We live in a world of advanced technology, stiff global competition and rapid transformation of all facets of life and as a result architecture has not been spared. These transformations affect the social relations, cultural consumption and political economy that have influenced the manner in which people perform in and out of space in the city centres. The residents have adopted strategies for negotiating through the spaces sanitized by authorities and other agents. The public spaces provide the background materials for informal urban practices that are sometimes deemed illegal yet are necessary for animating the city spaces. Cities market themselves ecstatically beyond the baroque with a more visible presence of the contending parties through trademarks, public relations invasively advertised in streets, monuments (signature buildings or projects), and language. This paper comes out of a research carried out in Nairobi in February and March 2007. It examined how the notions of globalisation are reflected in the life in the city centre; the impacts on the quality of life of users of the city centre and how informal urbanism has developed as copying strategy to deal with the transformations due to liberalization and globalization.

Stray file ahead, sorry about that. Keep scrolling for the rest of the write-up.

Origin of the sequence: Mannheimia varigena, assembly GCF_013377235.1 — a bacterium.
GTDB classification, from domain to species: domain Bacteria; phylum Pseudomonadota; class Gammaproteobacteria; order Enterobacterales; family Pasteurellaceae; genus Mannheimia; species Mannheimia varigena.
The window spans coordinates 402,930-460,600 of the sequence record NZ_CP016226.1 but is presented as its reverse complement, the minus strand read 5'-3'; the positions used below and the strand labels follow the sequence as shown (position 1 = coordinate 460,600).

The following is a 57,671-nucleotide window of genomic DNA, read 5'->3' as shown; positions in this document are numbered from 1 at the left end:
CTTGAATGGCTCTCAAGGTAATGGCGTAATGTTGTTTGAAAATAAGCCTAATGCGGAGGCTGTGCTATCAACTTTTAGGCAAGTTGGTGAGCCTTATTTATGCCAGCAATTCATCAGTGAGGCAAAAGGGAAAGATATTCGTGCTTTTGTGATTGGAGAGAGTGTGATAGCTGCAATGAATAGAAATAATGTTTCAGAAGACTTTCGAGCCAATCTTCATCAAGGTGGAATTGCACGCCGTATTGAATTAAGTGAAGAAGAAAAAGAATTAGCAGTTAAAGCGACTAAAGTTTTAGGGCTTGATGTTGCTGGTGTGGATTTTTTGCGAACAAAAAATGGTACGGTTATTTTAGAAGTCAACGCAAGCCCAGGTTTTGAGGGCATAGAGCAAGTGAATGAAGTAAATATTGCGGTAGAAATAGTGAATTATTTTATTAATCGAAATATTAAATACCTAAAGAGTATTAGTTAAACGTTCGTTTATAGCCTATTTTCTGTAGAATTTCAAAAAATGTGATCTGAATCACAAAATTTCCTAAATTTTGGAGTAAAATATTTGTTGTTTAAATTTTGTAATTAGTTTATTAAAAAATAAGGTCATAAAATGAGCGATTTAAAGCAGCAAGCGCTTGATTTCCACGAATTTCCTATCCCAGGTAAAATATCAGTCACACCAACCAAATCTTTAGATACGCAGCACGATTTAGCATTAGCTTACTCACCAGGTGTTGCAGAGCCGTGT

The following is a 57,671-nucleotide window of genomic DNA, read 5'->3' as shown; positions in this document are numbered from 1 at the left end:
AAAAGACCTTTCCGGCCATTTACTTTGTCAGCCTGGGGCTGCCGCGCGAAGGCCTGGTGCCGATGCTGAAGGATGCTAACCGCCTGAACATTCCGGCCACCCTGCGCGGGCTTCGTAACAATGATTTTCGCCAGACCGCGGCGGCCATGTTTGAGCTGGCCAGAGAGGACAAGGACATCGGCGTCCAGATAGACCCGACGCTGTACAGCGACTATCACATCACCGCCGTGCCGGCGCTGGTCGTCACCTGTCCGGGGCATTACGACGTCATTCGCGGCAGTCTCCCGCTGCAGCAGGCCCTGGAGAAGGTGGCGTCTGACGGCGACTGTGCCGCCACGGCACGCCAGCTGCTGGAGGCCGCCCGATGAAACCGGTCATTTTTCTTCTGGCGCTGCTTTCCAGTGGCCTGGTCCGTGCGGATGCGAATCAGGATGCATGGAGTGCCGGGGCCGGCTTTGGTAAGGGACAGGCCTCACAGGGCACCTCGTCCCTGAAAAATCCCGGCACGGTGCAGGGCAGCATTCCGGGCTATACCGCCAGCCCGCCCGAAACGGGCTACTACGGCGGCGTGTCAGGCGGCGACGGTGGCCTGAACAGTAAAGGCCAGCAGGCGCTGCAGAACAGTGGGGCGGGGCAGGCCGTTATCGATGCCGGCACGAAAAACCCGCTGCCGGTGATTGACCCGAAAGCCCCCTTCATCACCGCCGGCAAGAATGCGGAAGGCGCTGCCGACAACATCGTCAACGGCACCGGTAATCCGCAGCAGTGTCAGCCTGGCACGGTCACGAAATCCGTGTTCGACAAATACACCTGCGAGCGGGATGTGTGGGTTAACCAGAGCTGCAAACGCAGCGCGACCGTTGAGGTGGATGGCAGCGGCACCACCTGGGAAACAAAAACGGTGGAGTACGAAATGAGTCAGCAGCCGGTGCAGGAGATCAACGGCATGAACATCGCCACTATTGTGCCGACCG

|Journal||Urban Design International|
|Publication status||Published - Dec 2011|